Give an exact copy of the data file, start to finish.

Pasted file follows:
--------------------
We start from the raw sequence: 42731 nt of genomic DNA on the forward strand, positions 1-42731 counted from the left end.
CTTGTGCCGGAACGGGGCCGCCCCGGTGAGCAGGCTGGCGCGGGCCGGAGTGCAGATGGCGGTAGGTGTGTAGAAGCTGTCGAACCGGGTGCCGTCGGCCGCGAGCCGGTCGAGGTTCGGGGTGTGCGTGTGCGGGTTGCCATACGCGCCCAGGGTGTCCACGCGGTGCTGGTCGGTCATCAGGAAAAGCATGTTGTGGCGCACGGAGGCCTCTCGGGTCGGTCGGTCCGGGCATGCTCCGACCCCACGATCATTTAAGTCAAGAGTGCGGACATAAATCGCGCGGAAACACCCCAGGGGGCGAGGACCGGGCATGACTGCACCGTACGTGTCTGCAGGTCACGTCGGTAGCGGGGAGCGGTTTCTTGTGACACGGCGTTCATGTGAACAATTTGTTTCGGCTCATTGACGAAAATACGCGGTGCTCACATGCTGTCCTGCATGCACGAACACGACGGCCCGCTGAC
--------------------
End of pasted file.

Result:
We start from the raw sequence: 42731 nt of genomic DNA on the forward strand, positions 1-42731 counted from the left end.
CTTGTGCCGGAACGGGGCCGCCCCGGTGAGCAGGCTGGCGCGGGCCGGAGTGCAGATGGCGGTAGGTGTGTAGAAGCTGTCGAACCGGGTGCCGTCGGCCGCGAGCCGGTCGAGGTTCGGGGTGTGCGTGTGCGGGTTGCCATACGCGCCCAGGGTGTCCACGCGGTGCTGGTCGGTCATCAGGAAAAGCATGTTGTGGCGCACGGAGGCCTCTCGGGTCGGTCGGTCCGGGCATGCTCCGACCCCACGATCATTTAAGTCAAGAGTGCGGACATAAATCGCGCGGAAACACCCCAGGGGGCGAGGACCGGGCATGACTGCACCGTACGTGTCTGCAGGTCACGTCGGTAGCGGGGAGCGGTTTCTTGTGACACGGCGTTCATGTGAACAATTTGTTTCGGCTCATTGACGAAAATACGCGGTGCTCACATGCTGTCCTGCATGCACGAACACGACGGCCCGCTGAC